“YouTube has long been a home for football fans, whether they’re streaming live games, keeping up with their home team, or watching the best plays in highlights,” Susan Wojcicki, the CEO of YouTube, said on Thursday. “Through this expanded partnership with the NFL, viewers will now also be able to experience the game they love in compelling and innovative ways through YouTube TV or YouTube Primetime Channels. We’re excited to continue our work with the NFL to make YouTube a great place for sports lovers everywhere.”

The NFL signaled its interest in de-coupling the NFL Sunday Ticket from a traditional pay television platform several years ago, with some executives explicitly stating that the package would almost certainly move to a streaming video provider.

Several companies were named as early front-runners for the NFL Sunday Ticket. Google, Amazon and Apple each expressed interest in obtaining the rights to the package, with tech executives from each company meeting with NFL officials over the last few years. The Walt Disney Company was also reportedly in the running for NFL Sunday Ticket, potentially for its ESPN Plus subscription service, which costs $10 a month or $100 a year, though it isn’t clear if Disney and the league ever held high-level discussions for the package.

Last year, Amazon was named the exclusive national broadcaster for the NFL’s Thursday night games after Fox decided not to renew its agreement with the league for those telecasts. The exclusive rights shifted to Amazon this year, except for a Thursday kickoff match and a Thanksgiving Day game (both of which aired on NBC).

Amazon requires football fans pay $15 a month or $150 a year to watch Thursday Night Football games through Prime Video, though streamers who want to watch the games on their computers, phones or tablets can pay nothing to stream the games on Amazon’s Twitch.

With Thursday night rights shifting to Amazon, some businesses like sports bars and restaurants grew concerned that they would not have the equipment needed to broadcast the event across video screens in their establishments. To remedy these concerns, the NFL and Amazon agreed to allow DirecTV to simulcast Thursday Night Football games through the rest of the season, but only to DirecTV for Business customers.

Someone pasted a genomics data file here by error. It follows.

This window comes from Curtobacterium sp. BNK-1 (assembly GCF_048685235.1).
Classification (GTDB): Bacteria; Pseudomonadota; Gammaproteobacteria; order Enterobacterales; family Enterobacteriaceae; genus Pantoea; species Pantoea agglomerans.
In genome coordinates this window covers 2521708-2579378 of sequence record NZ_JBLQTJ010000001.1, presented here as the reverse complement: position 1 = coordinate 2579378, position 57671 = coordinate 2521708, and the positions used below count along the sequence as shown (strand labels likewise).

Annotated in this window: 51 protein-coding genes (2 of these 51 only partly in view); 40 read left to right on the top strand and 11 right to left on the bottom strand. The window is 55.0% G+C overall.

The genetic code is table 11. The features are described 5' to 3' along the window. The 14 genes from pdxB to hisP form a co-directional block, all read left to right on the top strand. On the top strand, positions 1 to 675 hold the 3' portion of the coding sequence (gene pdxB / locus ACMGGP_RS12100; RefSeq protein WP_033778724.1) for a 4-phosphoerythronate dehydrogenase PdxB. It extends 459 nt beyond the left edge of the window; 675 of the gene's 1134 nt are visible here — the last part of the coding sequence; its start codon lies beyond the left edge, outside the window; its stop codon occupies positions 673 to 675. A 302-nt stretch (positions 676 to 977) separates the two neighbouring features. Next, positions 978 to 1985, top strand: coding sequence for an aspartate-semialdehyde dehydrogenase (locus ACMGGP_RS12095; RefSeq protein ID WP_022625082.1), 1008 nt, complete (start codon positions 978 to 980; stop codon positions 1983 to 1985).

Last week, reports indicated Apple was no longer in the running for NFL Sunday Ticket after executives expressed concern over the “logic” of integrating the package with its streaming service, Apple TV Plus. On Thursday, sports website The Athletic said Apple wanted any agreement to extend NFL Sunday Ticket rights to future augmented and virtual reality platforms designed by Apple.

The NFL’s decision to go with Google — for a lower dollar amount than what the league was hoping to get — suggests it viewed access to NFL Sunday Ticket over integrating the package into a product that required a separate, ongoing membership fee (Prime Video) or a platform that doesn’t exist and may never exist (whatever virtual reality platform Apple is dreaming up).

Instead, the NFL appeared persuaded by what Google had to offer: The ability to make NFL Sunday Ticket available on a cable-like platform — YouTube TV — as well as a standalone video streaming service that requires no ongoing fees beyond whatever it decides to charge for NFL Sunday Ticket (YouTube, through YouTube Primetime Channels).

As part of the deal announced on Thursday, the NFL said YouTube is now the official sponsor of the NFL Kickoff Weekend and training camp series Back Together Saturday. YouTube will also offer some content creators exclusive access to future NFL events, the league said.

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About the Author:

Matthew Keys

Matthew Keys is the publisher of The Desk and reports on the business and policy matters involving the broadcast television, streaming video and radio industries. He previously worked for Thomson Reuters, Disney-ABC, Tribune Broadcasting and McNaughton Newspapers. Matthew is based in Northern California, has won numerous awards in the field of journalism, and is a member of IRE (Investigative Reporters and Editors).